Provided that you spend time properly toeing-in the speaker to the best angle for your listening position – and it can be quite a fine balance – you’ll doubtless be impressed by the stereo imaging. It doesn’t quite have the pinpoint precision of some rivals with coaxial tweeter/midrange drivers, but it’s still pretty good and gives the lie to the claim that wide baffle speakers don’t image well. Every recording I play sounds surprisingly large and expansive. Haitink’s superb reading of Vaughan Williams’ Symphony No.2 sounds wonderfully atmospheric with a great sense of the recorded acoustic, for example. Depth perspective is a real standout strength for this speaker, too.
Another pleasing facet of the Linton is its dynamic headroom; it’s able to track musical crescendos really well for a loudspeaker at this price. This, allied to its more than decent timing, makes for a lively, vibrant rendition of anything you care to play through it. Rather like the re-imagined or re-released JBL and Klipsch speakers I’ve also heard recently, it isn’t especially neutral – and nor does it set out to be. Yet it’s undoubtedly unalloyed fun offering up a large- scale, bold and gutsy presentation, but still with a decent amount of subtlety and smoothness. This standmount has excellent table
It might look a little retro, but the performance is utterly modern manners, so to speak, yet is never a boring listening companion.
The new Wharfedale Linton re-imagines the past, rather than recreating it. It delivers so much of what was great about old-school wide-baffle loudspeakers – the ease, effortless musicality and room filling physicality – yet consigns the age-old problems of vagueness, dynamic compression and poor transient response to the dustbin of history. It’s a special speaker in its way, but what I most like about it is that it offers all this for such an attractive price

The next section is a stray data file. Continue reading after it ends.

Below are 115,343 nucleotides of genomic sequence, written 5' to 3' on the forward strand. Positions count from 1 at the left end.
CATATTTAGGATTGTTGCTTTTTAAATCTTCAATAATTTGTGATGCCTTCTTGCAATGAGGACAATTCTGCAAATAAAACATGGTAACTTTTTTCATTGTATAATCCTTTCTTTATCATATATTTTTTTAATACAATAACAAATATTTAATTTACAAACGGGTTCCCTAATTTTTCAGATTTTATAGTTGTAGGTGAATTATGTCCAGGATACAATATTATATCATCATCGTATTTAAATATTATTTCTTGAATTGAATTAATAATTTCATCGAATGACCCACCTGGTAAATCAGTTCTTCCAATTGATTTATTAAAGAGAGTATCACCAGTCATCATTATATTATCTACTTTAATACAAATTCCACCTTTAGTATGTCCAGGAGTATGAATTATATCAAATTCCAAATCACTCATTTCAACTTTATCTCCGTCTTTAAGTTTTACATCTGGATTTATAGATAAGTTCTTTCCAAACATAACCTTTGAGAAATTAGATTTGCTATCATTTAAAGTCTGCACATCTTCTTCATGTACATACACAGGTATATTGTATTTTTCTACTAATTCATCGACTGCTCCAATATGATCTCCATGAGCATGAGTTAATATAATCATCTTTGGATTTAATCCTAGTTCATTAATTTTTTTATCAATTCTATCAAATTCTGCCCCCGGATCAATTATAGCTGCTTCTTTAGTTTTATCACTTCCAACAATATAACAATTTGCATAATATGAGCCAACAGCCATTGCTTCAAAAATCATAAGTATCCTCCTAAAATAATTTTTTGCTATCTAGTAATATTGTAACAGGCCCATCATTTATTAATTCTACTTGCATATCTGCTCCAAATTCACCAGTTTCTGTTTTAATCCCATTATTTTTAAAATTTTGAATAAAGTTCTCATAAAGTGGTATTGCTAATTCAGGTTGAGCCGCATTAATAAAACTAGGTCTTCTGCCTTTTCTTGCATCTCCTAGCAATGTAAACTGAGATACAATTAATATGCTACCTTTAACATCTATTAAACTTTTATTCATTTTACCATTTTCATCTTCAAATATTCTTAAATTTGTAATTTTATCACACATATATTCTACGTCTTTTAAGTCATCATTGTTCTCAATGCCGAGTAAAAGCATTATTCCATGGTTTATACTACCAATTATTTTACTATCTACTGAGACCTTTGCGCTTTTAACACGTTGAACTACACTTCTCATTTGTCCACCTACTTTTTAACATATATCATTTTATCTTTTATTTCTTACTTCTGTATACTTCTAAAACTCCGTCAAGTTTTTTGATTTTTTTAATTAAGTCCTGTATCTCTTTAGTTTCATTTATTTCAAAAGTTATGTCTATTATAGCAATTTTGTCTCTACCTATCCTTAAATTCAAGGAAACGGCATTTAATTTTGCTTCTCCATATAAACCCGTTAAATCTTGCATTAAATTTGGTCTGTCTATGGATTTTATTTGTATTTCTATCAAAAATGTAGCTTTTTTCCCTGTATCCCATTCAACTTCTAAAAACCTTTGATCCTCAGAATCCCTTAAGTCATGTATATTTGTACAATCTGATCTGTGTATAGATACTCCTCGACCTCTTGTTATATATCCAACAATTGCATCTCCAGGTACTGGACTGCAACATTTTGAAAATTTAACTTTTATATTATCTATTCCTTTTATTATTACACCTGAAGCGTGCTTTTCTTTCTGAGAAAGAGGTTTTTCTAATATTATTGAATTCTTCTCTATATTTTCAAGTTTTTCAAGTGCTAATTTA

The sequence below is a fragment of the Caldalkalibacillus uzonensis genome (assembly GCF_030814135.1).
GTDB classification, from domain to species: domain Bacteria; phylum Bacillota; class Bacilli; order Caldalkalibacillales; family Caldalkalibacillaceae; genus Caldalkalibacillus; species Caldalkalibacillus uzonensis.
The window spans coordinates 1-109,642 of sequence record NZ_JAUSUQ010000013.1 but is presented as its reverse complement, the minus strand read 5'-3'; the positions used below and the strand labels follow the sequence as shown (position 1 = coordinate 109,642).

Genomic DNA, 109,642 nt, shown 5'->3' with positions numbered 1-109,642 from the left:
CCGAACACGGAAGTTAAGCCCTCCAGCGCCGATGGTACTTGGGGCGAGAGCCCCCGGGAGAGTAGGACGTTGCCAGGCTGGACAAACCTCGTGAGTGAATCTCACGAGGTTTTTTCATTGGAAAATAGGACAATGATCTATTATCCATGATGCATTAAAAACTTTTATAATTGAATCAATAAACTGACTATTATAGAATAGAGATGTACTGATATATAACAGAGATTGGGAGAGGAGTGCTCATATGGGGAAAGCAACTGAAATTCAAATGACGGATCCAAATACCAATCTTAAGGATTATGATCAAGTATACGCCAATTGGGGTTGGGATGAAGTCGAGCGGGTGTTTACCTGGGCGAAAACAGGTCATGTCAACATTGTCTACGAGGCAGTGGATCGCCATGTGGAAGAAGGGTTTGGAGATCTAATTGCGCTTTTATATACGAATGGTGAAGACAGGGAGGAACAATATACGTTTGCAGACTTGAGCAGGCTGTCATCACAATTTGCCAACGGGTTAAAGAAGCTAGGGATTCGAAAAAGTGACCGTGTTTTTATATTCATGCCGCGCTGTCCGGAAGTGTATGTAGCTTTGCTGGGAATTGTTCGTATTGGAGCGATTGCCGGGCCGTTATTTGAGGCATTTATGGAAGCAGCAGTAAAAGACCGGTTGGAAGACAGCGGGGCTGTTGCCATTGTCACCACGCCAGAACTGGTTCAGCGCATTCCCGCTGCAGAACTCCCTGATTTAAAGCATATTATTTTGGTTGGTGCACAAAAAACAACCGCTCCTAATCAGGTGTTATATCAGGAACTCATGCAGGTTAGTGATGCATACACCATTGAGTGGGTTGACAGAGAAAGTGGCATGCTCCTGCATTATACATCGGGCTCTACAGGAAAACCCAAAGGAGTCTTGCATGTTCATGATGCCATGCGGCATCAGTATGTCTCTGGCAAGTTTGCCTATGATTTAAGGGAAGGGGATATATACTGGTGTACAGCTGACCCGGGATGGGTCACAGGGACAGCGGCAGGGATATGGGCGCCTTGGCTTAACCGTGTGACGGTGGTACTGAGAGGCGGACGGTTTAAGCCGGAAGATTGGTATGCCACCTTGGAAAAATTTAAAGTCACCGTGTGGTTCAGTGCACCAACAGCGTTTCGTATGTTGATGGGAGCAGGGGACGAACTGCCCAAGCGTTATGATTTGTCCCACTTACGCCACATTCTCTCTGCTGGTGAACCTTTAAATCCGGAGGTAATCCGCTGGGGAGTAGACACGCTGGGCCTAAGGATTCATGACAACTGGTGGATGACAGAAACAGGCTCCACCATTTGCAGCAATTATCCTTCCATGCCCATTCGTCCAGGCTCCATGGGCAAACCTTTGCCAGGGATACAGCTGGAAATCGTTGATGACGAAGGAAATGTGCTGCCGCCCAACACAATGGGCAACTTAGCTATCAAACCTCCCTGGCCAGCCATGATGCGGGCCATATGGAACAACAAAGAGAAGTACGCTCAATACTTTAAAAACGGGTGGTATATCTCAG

A piece of truly modern budget esoterica that just happens to look retro
- Large authoritative, engaging sound
- Speaker stand design not for all
wharfedale linton price
Most standmount loudspeakers at this price are small- scale designs like the Spendor A1. Costing £ it’s wonderfully smooth and open and is more detailed and revealing. But its bass falls off an octave or two higher up and its sensitivity isn’t nearly as good by comparison. It’s a fine small speaker, but it only serves to underline the superb value the new Wharfedale Linton offers.
I used DRA Labs’ MLSSA system and a calibrated DPA 4006 microphone to measure the Wharfedale Linton Heritage’s frequency response in the farfield and an Earthworks QTC-40 mike for the nearfield responses. I usually leave a loudspeaker’s grille off for the measurements. However, as the Linton’s front baffle is set into the enclosure and the grille frame provides some acoustic profiling around the driveunits, I left the grille in place for most of the measurements. Interestingly, the labels on the boxes suggested that the speakers being reviewed were the exact same samples that had impressed me at the 2019 AXPONA last April.1
Wharfedale specifies the Linton’s sensitivity as 90dB at 1m for 2.0V input rather than 2.83V, the latter equivalent to 1W with an 8 ohm speaker. My estimate with the usual 2.83V was lower, at 88.1dB(B)/m, though this is a little higher than the average of all the loudspeakers I have measured. The impedance is specified as 6 ohms; the solid trace in fig.1 shows that the Linton’s impedance is close to 6 ohms for much of the audioband. However, the minimum magnitude is 3.4 ohms at 130Hz, and there is a demanding combination of 5 ohms magnitude and –46° electrical phase angle (dotted trace) at 83Hz. The Wharfedale will work best with amplifiers that are comfortable driving 4 ohms.